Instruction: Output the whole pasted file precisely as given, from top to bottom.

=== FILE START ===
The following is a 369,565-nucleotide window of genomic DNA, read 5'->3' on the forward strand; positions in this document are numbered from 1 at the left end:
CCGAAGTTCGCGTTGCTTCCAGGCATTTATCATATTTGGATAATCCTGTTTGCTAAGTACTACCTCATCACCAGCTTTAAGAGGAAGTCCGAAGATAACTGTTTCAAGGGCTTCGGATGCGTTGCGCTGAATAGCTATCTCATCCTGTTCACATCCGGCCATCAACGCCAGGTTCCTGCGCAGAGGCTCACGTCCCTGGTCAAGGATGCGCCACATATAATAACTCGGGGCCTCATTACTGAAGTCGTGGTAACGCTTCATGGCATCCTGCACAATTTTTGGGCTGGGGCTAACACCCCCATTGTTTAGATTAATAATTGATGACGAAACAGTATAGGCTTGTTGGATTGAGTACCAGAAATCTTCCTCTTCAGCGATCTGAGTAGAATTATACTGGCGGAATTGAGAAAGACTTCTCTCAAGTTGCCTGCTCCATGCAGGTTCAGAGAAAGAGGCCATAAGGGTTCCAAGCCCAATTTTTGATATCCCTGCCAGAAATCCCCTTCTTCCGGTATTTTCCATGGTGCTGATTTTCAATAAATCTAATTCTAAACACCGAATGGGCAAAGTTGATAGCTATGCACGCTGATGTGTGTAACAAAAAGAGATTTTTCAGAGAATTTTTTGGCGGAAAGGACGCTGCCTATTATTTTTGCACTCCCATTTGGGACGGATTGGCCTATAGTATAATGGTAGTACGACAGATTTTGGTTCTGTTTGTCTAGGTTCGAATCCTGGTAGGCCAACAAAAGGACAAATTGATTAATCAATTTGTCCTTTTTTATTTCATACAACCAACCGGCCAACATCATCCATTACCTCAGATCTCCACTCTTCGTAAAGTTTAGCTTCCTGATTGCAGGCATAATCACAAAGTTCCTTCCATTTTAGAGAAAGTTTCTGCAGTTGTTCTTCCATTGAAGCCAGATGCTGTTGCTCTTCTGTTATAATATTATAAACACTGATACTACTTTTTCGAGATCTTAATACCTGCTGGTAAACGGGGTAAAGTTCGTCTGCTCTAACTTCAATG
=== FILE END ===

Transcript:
The following is a 369,565-nucleotide window of genomic DNA, read 5'->3' on the forward strand; positions in this document are numbered from 1 at the left end:
CCGAAGTTCGCGTTGCTTCCAGGCATTTATCATATTTGGATAATCCTGTTTGCTAAGTACTACCTCATCACCAGCTTTAAGAGGAAGTCCGAAGATAACTGTTTCAAGGGCTTCGGATGCGTTGCGCTGAATAGCTATCTCATCCTGTTCACATCCGGCCATCAACGCCAGGTTCCTGCGCAGAGGCTCACGTCCCTGGTCAAGGATGCGCCACATATAATAACTCGGGGCCTCATTACTGAAGTCGTGGTAACGCTTCATGGCATCCTGCACAATTTTTGGGCTGGGGCTAACACCCCCATTGTTTAGATTAATAATTGATGACGAAACAGTATAGGCTTGTTGGATTGAGTACCAGAAATCTTCCTCTTCAGCGATCTGAGTAGAATTATACTGGCGGAATTGAGAAAGACTTCTCTCAAGTTGCCTGCTCCATGCAGGTTCAGAGAAAGAGGCCATAAGGGTTCCAAGCCCAATTTTTGATATCCCTGCCAGAAATCCCCTTCTTCCGGTATTTTCCATGGTGCTGATTTTCAATAAATCTAATTCTAAACACCGAATGGGCAAAGTTGATAGCTATGCACGCTGATGTGTGTAACAAAAAGAGATTTTTCAGAGAATTTTTTGGCGGAAAGGACGCTGCCTATTATTTTTGCACTCCCATTTGGGACGGATTGGCCTATAGTATAATGGTAGTACGACAGATTTTGGTTCTGTTTGTCTAGGTTCGAATCCTGGTAGGCCAACAAAAGGACAAATTGATTAATCAATTTGTCCTTTTTTATTTCATACAACCAACCGGCCAACATCATCCATTACCTCAGATCTCCACTCTTCGTAAAGTTTAGCTTCCTGATTGCAGGCATAATCACAAAGTTCCTTCCATTTTAGAGAAAGTTTCTGCAGTTGTTCTTCCATTGAAGCCAGATGCTGTTGCTCTTCTGTTATAATATTATAAACACTGATACTACTTTTTCGAGATCTTAATACCTGCTGGTAAACGGGGTAAAGTTCGTCTGCTCTAACTTCAATG